An estimated two million Americans – about one in 133 people – have celiac disease, an inherited, autoimmune disorder that tends to run in families. Symptoms are caused by eating foods that contain gluten, and, like many autoimmune conditions, the symptoms can initially be triggered by physical and emotional stress.
People with celiac disease should follow a gluten-free diet for life. Even a small amount of gluten can cause problems and result in damage to the small intestine. The good news is that following a gluten-free diet can greatly improve and even completely resolve symptoms, heal existing intestinal damage, and prevent further problems. Use the following as a guide to a gluten-free diet:
- Avoid all foods containing wheat, oats, barley and rye.
- Read labels carefully. Gluten can turn up in cold cuts, soups, candies and soy sauce. Be aware of ingredients such as starch, modified food starch, hydrolyzed vegetable protein (HVP), hydrolyzed plant protein (HPP), texturized vegetable protein (TVP), binders, fillers, excipients, extenders, malt and natural flavorings, all of which may indicate the presence of gluten.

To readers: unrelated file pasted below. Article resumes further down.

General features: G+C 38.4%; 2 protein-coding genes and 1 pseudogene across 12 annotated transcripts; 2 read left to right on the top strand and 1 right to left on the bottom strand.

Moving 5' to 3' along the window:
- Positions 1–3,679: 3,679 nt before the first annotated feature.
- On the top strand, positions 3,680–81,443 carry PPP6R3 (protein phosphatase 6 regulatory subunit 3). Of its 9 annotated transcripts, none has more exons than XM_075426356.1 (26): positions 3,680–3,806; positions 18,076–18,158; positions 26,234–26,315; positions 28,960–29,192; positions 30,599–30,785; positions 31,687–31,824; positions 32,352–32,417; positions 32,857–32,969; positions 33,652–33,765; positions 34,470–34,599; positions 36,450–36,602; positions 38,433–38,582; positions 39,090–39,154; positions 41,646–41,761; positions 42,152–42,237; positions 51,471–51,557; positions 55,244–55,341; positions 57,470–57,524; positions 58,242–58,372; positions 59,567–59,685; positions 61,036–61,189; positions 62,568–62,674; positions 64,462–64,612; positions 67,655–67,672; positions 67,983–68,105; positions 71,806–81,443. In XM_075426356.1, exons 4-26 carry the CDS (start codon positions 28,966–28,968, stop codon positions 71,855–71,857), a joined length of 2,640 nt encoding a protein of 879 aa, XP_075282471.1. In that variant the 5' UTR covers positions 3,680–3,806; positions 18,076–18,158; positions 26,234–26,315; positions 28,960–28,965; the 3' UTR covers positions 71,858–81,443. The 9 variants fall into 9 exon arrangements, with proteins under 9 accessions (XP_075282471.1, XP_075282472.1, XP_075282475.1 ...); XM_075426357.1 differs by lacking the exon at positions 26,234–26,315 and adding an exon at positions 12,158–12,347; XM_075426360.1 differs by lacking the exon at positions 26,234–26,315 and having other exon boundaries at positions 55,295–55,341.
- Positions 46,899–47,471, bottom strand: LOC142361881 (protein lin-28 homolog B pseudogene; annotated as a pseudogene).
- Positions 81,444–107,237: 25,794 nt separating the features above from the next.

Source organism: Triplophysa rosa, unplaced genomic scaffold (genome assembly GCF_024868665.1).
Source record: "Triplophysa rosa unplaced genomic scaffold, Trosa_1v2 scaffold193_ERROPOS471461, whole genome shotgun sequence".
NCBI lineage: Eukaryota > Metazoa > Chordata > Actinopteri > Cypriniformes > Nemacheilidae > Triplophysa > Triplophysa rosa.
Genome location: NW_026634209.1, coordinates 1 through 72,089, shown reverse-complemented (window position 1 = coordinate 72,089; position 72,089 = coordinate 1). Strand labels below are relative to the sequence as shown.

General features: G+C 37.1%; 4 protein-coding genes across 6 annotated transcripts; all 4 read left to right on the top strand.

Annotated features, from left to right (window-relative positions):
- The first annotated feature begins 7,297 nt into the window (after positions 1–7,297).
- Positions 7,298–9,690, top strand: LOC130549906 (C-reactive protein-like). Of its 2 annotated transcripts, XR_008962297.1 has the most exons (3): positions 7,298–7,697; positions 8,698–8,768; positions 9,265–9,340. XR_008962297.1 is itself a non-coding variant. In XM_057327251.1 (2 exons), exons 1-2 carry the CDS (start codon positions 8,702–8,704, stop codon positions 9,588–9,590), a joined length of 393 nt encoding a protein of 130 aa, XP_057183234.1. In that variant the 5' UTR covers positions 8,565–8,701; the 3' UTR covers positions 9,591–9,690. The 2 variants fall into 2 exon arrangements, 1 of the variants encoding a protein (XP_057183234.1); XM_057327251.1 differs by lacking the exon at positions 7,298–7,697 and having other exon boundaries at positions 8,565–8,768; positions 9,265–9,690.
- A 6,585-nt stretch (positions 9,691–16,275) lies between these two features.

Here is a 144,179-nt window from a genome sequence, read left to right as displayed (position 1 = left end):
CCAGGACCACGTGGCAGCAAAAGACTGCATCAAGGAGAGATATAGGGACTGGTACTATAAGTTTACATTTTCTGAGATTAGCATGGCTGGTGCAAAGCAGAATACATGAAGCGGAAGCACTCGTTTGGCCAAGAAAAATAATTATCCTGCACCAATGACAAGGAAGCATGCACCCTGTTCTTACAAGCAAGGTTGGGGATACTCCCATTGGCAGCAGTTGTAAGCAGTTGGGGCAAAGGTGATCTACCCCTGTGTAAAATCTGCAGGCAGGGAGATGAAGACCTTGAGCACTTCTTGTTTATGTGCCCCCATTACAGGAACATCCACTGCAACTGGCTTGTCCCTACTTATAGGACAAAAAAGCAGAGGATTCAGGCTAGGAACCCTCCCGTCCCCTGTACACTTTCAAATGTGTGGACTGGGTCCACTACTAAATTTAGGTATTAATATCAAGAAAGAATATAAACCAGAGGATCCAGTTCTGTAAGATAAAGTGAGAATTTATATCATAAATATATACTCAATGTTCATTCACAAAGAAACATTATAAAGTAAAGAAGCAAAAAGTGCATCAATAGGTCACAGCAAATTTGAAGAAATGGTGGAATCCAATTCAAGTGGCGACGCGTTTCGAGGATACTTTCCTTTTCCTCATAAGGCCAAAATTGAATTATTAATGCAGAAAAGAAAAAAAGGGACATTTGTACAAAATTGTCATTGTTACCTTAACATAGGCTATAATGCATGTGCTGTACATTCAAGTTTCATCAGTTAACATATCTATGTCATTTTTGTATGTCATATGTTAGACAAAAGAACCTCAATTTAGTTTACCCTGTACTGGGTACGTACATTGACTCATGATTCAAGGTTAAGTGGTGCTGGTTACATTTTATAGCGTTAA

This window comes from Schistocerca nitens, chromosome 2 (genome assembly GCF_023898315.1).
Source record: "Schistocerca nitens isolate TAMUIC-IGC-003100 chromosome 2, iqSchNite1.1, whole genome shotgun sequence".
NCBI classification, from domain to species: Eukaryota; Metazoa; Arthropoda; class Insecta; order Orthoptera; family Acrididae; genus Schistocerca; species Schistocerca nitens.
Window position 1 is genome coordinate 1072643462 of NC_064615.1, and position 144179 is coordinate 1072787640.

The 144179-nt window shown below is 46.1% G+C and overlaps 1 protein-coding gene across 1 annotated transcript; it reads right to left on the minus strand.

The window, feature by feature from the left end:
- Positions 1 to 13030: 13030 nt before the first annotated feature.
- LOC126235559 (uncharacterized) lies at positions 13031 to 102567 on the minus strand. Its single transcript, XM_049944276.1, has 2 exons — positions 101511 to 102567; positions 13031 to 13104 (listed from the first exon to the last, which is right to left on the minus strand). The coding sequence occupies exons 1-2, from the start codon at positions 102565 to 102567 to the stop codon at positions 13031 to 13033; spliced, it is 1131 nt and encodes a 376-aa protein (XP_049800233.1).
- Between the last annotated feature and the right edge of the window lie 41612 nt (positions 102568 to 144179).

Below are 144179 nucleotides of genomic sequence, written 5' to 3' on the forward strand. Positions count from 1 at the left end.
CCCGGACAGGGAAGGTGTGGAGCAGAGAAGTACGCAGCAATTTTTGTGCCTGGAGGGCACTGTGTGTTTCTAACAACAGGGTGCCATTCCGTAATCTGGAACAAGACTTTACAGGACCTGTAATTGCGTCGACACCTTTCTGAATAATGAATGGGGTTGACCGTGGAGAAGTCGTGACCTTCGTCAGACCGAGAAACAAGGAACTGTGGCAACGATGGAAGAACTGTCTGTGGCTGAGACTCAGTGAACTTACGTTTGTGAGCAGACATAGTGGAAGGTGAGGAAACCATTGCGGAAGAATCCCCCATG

- Look for grocers that specialize in gluten-free products – mixes for pancakes, muffins, pizza dough and bread are available. Realize though that these are still foods with a high glycemic index, since they are made from processed flours. Be sure to consume in moderation and instead opt for fish, beans, vegetables or fruits.
- Know where gluten can be hidden in products we use every day, such as stamp and envelope adhesive, medicines and vitamins.
The Celiac Disease Foundation (www.celiac.org) and the Celiac Sprue Association (www.csaceliacs.org) have more information on gluten-free foods.
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